The core Pebble experience includes several built-in system apps that use repeatable design and interaction concepts in their implementation. These are:
Apps are designed with a single purpose in mind, and they do it well.
Fast animations are used to draw attention to changing or updating information.
Larger, bolder fonts to highlight important data.
A preference for displaying multiple data items in a paginated format rather than many 'menus within menus'. This is called the 'card' pattern and is detail in Display Data Sets Using Cards.
Colors are used to enhance the app's look and feel, and are small in number. Colors are also sometimes used to indicate state, such as the temperature in a weather app, or to differentiate between different areas of a layout.
The core system design and navigation model is a simple metaphor for time on the user's wrist - a linear representation of the past, present, and future. The first two are presented using the timeline design, with a press of the Up button displaying past events (also known as pins), and a press of the Down button displaying future events. As was the case for previous versions of the system experience, pressing the Select button opens the app menu. This contains the system apps, such as Music and Notifications, as well as all the 3rd party apps the user has installed in their locker.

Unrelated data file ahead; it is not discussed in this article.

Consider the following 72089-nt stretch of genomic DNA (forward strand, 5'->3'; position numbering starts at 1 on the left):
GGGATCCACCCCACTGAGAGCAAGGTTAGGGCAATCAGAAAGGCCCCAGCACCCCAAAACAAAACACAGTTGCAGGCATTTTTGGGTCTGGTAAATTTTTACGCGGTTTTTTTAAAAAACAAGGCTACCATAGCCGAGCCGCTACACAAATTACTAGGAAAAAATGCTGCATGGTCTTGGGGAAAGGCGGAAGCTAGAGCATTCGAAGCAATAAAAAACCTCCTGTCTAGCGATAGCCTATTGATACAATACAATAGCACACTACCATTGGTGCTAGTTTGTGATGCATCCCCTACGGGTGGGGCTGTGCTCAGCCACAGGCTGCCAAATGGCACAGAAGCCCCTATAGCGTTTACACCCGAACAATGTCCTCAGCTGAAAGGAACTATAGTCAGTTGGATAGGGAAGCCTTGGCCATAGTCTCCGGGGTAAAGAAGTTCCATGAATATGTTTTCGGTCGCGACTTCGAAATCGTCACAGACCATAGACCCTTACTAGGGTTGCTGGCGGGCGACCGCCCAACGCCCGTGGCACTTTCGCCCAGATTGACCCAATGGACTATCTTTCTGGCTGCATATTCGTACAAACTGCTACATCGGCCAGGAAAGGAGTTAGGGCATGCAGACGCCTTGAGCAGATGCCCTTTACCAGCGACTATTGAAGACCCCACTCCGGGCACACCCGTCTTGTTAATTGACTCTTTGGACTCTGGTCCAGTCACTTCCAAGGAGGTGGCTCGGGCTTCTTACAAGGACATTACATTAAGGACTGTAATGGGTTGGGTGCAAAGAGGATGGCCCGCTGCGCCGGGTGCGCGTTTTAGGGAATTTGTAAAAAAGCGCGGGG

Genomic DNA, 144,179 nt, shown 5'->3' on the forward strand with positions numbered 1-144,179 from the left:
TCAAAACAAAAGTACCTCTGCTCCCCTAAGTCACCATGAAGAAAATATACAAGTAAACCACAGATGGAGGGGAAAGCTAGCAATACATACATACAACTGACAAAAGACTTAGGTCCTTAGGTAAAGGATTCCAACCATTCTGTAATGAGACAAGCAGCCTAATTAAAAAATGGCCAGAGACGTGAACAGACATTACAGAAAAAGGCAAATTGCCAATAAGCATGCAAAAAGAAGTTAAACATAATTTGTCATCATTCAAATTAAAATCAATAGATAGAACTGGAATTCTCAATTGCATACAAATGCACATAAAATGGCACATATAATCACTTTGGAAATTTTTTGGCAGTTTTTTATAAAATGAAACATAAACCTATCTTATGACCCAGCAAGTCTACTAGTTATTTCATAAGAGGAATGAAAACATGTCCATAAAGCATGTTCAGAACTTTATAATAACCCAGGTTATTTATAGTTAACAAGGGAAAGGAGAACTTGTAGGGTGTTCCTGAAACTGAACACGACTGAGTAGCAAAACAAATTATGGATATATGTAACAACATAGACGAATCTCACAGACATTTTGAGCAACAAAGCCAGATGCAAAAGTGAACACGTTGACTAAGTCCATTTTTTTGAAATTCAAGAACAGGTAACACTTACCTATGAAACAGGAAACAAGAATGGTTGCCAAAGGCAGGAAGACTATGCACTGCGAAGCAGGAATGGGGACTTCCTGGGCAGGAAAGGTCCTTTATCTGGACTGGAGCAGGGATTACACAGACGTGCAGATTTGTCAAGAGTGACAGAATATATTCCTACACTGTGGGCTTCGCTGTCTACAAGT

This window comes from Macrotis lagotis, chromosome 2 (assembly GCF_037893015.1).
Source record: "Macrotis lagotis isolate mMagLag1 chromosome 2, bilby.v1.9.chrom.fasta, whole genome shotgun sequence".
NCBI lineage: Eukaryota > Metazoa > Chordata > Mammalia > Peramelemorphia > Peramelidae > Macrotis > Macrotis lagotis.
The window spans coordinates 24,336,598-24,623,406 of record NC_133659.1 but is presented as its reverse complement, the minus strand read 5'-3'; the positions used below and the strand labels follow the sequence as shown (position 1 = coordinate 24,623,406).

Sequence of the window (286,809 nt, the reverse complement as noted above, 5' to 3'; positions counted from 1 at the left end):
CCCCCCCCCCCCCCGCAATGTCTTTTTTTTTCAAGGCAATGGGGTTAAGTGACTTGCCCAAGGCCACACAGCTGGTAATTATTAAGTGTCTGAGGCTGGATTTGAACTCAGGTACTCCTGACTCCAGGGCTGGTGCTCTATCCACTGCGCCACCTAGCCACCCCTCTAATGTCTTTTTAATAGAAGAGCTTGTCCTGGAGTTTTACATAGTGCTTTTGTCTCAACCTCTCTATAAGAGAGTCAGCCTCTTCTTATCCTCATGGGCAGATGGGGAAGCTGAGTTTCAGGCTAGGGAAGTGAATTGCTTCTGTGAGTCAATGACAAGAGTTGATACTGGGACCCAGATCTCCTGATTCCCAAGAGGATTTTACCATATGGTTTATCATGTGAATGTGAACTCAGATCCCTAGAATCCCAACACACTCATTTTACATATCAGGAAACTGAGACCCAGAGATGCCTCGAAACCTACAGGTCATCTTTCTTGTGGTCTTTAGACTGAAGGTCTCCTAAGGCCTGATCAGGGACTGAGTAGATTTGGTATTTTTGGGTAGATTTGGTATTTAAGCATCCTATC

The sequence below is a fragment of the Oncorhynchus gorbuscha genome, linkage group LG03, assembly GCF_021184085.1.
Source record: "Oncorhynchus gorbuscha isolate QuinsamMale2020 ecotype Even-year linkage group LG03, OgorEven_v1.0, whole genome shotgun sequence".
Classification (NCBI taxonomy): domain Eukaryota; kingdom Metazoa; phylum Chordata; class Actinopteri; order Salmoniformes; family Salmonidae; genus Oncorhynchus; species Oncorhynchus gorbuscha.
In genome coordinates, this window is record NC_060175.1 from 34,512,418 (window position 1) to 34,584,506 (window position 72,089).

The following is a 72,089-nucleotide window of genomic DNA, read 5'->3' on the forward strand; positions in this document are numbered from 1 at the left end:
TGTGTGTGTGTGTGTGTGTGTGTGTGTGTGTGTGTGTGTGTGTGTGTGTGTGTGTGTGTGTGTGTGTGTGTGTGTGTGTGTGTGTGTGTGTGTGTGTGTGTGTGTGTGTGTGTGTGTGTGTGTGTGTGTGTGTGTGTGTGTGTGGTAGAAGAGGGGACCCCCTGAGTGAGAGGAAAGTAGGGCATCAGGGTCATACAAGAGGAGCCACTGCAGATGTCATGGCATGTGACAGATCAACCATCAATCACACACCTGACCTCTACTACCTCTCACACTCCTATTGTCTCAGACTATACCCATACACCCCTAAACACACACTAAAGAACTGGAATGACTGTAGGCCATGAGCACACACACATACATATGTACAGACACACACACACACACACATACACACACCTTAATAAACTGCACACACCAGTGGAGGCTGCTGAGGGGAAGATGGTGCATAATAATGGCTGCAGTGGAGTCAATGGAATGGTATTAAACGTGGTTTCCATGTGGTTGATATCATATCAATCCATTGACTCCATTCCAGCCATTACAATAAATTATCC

Evidence of the concepts outlined above in action can be seen within the core system apps in firmware 3.x. These are described in detail in the sections below.